Judge grants 10-day restraining order for 5Pointz

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A 10-day restraining order granted by a judge means the owners and developer of 5Pointz cannot do anything demolition related to the property for that period, and artists will also not be allowed to put any new art up during that time.File photo
A 10-day restraining order granted by a judge means the owners and developer of 5Pointz cannot do anything demolition related to the property for that period, and artists will also not be allowed to put any new art up during that time.

5Pointz has won a small battle.

Judge Frederick Block of the Brooklyn Federal Court granted Jonathan Cohen, curator at 5Pointz for the past 11 years, and a group of 16 other aerosol artists a 10-day restraining order on October 17, after they appeared before the court looking to file a lawsuit in an effort to stop the demolition of the graffiti mecca.

According to Jeannine Chanes, a lawyer for the 5Pointz group, the restraining order means the Wolkoff family, owners of the site on Jackson Avenue and Davis Street, and developer G&M Realty cannot do anything demolition related to the property for the 10 days. The artists will also not be allowed to put any new art up during this time.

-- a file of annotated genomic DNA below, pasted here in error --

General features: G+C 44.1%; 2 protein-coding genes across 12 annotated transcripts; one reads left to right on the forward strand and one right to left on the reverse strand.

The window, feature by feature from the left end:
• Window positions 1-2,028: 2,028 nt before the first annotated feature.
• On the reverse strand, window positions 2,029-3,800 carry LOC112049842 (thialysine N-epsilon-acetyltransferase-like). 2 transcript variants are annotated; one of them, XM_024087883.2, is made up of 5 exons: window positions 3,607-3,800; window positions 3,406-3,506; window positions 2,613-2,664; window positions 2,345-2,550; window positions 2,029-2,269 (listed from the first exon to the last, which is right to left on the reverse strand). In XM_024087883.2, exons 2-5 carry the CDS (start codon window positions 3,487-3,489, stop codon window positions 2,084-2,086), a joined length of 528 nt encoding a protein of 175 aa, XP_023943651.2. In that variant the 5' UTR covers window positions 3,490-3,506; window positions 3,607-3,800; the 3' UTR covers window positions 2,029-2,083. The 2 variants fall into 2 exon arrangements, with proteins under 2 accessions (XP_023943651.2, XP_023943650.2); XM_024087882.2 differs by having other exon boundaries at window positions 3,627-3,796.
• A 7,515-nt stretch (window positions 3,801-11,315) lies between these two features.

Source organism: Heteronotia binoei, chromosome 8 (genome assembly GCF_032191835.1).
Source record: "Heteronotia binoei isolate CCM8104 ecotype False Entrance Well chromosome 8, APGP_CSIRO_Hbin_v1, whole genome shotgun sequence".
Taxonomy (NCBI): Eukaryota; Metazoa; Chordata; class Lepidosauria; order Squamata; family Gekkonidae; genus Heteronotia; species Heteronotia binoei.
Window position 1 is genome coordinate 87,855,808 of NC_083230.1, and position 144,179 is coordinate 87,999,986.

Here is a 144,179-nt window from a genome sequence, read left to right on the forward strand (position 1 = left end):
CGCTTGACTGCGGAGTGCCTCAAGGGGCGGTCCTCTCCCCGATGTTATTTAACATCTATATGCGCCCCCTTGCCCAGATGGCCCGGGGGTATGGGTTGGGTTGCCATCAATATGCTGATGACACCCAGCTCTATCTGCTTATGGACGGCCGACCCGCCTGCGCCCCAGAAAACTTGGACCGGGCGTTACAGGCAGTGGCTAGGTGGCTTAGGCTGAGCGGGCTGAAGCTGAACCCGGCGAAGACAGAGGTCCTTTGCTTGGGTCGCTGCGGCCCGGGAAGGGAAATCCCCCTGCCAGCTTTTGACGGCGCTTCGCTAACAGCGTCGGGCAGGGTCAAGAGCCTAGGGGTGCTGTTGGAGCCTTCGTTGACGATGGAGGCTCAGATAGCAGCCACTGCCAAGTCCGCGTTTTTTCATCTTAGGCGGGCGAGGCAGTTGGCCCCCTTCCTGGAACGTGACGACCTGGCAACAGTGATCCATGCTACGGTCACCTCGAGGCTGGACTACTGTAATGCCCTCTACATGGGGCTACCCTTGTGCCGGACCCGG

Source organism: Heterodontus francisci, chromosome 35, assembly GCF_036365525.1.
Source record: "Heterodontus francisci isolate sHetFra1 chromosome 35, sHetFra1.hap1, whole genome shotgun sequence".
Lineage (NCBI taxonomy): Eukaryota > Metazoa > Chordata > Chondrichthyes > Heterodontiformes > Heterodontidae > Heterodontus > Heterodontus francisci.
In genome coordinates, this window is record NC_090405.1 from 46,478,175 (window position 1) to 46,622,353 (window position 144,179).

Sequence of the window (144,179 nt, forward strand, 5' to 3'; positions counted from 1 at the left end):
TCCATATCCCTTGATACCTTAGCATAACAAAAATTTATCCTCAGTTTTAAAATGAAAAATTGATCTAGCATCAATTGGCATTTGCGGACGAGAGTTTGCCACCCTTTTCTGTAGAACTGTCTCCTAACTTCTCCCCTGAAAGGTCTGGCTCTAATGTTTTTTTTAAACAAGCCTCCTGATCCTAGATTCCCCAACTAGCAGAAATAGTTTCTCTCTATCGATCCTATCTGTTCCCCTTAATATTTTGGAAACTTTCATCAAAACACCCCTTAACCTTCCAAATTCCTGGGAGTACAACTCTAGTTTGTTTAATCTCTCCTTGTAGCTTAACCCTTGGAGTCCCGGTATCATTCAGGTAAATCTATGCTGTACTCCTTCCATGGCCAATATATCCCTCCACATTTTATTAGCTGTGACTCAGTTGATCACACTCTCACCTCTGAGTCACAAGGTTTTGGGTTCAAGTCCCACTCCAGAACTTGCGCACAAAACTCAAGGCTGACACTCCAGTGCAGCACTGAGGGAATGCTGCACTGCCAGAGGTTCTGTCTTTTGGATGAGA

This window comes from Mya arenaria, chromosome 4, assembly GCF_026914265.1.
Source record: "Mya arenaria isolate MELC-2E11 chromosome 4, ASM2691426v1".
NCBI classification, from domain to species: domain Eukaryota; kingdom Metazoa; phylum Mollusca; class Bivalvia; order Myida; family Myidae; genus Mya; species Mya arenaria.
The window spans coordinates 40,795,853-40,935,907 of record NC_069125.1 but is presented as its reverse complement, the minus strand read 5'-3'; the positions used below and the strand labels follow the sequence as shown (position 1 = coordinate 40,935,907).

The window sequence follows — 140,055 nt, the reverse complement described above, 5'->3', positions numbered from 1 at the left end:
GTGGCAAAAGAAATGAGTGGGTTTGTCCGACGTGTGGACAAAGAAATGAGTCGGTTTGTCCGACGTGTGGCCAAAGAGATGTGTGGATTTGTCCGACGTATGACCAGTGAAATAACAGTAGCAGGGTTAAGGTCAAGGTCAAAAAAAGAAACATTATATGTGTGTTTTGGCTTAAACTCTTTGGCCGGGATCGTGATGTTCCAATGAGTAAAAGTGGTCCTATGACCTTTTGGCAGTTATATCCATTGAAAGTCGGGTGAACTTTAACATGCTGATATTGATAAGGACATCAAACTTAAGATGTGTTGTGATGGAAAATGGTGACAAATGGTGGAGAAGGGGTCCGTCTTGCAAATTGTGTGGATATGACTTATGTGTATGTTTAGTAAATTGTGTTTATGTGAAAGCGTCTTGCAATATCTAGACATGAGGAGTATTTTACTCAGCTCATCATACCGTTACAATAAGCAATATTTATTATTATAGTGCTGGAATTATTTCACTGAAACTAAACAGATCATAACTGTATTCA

“Truly it was a good result for us,” said Chanes.

The developers hope to build two apartment towers – one 47 stories and the other 41 stories tall – with close to 1,000 rental apartments, 32,000 square feet of outdoor public space and 50,000 square feet of retail space between them.

However, according to Chanes, one of the biggest concerns is the fact that the artists’ working spaces are expected to be in the second tower, which developers have said would only be built if there is demand.

Developers agreed with the City Council to build and staff the two buildings with 100 percent union workers, bringing more than 1,000 jobs to Long Island City, and also increase the number of affordable housing units from 75 to 210.

Yet, the federal lawsuit, filed in Brooklyn Federal Court, claims the destruction of 5Pointz, which is home to over 350 works of unique aerosol art, would result in a violation of the Visual Artists Rights Act of 1990, which gives visual artists limited moral rights and copyright law.

Chanes said that as far as they know, this is the first case of street artists looking for legal protection of their work in the whole country.

Although a lawyer for the Wolkoffs did not return calls for comment as of press time, according to court documents, both the Wolkoffs and G&M realty are claiming the artists had a “clear oral understanding and agreement that the site was absolutely going to be redeveloped.”

The restraining order will be lifted on October 28, but during the 10 days the judge will review the facts on the case and the group hopes to put together an offer to buy the building from the Wolkoffs or come up with an alternative plan.

 

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